We looked wearily around at this alien landscape we found ourselves in, there was snow ploughed into mounds 10′ high, icicles hanging from the Hotel were 2′ – 3′ long and looked ” pretty” but  “dangerous” at the same time and it was frigidly cold”¦”¦”¦.we had arrived.

We checked into the Hotel which was warm and welcoming and found of course that unlike many European Hotels there was no restaurant.  We were pointed in the direction of the Coffee and muffins, but we needed something more substantial as we were starving. The receptionist told me that there was a restaurant, “just across the parking lot”.

We dropped our luggage in our room and decided to walk to the restaurant”¦”¦.. bad decision. The description of “just across the parking lot” made it sound close and easy to walk to. Maybe it would have been on a nice summers evening, but this was as I said the coldest winter for 20 years. Our British coats and scarves were totally not up to the job and in addition we got disbelieving stares from cars that passed us as we trudged across what seemed like miles of frozen, ice covered parking lot into a bone chilling wind. We managed to make it but both had our gloved hands over our faces and our scarves wrapped around our ears. Little did we know back then that not a lot of walking is done when one has a car, even in nice weather, in the dead of winter we were obviously “not from these parts”.

It taught us that what we had previously thought of as cold in Britain was not cold at all and that assumptions can be dangerous.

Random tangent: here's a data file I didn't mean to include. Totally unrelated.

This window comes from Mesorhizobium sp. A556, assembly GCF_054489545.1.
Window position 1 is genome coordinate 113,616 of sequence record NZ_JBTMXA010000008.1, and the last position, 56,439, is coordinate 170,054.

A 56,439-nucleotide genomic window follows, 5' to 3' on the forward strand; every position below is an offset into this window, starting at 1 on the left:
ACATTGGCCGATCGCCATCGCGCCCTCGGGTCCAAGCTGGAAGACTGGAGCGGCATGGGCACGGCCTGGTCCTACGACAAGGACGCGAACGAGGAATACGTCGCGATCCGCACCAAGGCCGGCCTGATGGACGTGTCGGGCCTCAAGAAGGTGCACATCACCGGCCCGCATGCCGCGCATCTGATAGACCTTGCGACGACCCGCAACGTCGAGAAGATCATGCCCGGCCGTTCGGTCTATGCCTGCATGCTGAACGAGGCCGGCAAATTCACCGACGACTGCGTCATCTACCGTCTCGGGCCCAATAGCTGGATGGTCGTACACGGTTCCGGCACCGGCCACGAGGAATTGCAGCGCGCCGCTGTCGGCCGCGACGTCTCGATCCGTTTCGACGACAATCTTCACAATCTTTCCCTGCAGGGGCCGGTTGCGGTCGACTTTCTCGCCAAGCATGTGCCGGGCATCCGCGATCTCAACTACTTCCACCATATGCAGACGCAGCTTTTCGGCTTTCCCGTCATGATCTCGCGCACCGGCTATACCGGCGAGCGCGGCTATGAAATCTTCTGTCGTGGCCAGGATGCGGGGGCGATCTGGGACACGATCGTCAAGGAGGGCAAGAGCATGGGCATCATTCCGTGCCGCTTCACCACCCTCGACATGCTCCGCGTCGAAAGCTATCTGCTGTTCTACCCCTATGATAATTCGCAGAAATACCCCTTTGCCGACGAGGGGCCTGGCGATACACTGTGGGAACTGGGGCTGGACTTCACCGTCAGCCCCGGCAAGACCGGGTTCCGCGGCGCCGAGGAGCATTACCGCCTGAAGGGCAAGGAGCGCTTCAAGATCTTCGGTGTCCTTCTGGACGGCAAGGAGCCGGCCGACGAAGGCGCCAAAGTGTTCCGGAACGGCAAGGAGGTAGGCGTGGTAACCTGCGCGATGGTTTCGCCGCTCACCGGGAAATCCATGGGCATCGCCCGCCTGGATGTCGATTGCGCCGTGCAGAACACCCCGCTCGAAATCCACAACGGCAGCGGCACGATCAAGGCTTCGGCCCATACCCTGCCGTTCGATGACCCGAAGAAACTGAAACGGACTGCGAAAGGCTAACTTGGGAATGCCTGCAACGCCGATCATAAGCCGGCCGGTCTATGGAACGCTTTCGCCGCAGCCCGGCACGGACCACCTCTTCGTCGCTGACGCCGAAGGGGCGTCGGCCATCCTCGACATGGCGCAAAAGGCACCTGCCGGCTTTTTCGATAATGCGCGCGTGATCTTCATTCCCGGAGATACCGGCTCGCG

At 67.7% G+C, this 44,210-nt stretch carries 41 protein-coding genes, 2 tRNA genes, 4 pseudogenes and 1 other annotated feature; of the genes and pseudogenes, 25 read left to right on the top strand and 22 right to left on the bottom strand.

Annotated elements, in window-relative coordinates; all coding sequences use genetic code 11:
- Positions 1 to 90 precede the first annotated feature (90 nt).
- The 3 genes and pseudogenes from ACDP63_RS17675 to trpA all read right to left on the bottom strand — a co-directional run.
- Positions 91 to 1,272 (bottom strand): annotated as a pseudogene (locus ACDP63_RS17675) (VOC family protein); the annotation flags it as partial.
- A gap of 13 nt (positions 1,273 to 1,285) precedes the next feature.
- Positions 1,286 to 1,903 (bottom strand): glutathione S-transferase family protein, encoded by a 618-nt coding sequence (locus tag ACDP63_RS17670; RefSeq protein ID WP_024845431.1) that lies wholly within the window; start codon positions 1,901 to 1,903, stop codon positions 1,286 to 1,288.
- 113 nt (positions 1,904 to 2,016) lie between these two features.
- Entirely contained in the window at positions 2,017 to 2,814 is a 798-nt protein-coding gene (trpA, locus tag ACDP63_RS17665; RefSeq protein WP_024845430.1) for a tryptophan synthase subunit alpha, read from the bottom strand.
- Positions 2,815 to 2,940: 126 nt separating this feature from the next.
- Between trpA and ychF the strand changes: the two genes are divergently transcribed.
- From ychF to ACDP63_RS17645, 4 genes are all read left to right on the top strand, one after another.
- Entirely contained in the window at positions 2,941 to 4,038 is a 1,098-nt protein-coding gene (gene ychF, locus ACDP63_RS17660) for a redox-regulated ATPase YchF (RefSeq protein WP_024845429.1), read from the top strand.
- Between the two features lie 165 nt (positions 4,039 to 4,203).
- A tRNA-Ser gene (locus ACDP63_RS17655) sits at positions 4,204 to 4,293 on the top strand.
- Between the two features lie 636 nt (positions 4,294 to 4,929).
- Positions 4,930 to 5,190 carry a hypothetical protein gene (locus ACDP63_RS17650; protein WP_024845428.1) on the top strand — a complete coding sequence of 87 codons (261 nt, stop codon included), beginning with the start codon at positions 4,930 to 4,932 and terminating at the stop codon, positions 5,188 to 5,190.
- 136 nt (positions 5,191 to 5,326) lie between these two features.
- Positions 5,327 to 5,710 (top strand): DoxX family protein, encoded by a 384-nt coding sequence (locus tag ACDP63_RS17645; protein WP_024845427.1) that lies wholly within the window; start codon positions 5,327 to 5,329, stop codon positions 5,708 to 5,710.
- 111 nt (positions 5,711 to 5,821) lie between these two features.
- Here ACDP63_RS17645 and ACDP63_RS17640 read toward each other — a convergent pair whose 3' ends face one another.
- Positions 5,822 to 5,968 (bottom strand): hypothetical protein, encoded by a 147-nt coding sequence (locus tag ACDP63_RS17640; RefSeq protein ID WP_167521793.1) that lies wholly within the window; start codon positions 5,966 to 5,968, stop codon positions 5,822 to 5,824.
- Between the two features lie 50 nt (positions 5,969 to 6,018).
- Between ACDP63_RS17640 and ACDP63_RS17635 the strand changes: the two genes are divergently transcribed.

Entering the restaurant was a fantastic relief, the smells of the food and the warmth”¦”¦”¦.whew.

We had a great server who laughed when we told our story about our “short walk”, and got our first introduction to the barrage of questions about your choices that one faces in all American restaurants

{mosbanner right}It was quite exhausting, but when the food arrived in what to us were epic proportions it was amazing. We had each chosen a 3 egg omelet with cheese and ham, with rye bread, jelly, muffins and hash browns with coffee and Diet coke. They were the biggest omelets we had ever seen and it was also our first experience of free coffee refills. We were nervous every time the waitress filled our cups thinking we were going to be charged for it, so we asked her how much the refills cost and she explained to us, phew what a relief.

When we had finished, neither of us were looking forward to the cold walk back, but now we were warm and knew what to expect we made it OK.  Had a nice warm shower back at the room and were tucked up in bed at 10:40pm. both of us wondering what tomorrow would bring.

When we woke up and looked out of our Hotel window, it was immediately clear to us that we were looking at totally foreign world. There were no hills in sight, just a flat vista of snow covered buildings and trees, it was strange to see that although the sun was shining, nothing appeared to be thawing.

Well that was how we arrived in America, in search of a better life, a classic case of chasing the American Dream.

Part 2 – Living the Dream

In our case we did find it, we had a great standard of living, big houses, large cars, great vacations and an income far higher than I would have been earning in the UK.  For six marvelous years we travelled all over the States, had barbecues with our friends on our deck and enjoyed lovely summer evenings as we got merry and said to our ex-pat friends, “this is the life eh?”. Wintertime we went skiing, skating or snowmobiling, in the Fall we went to Pumpkin Farms and had hot cider and donuts, at Thanksgiving and Christmas we got together with our ex-pat friends who had become our “family”.

Then in 2001 it all started to unwind”¦”¦”¦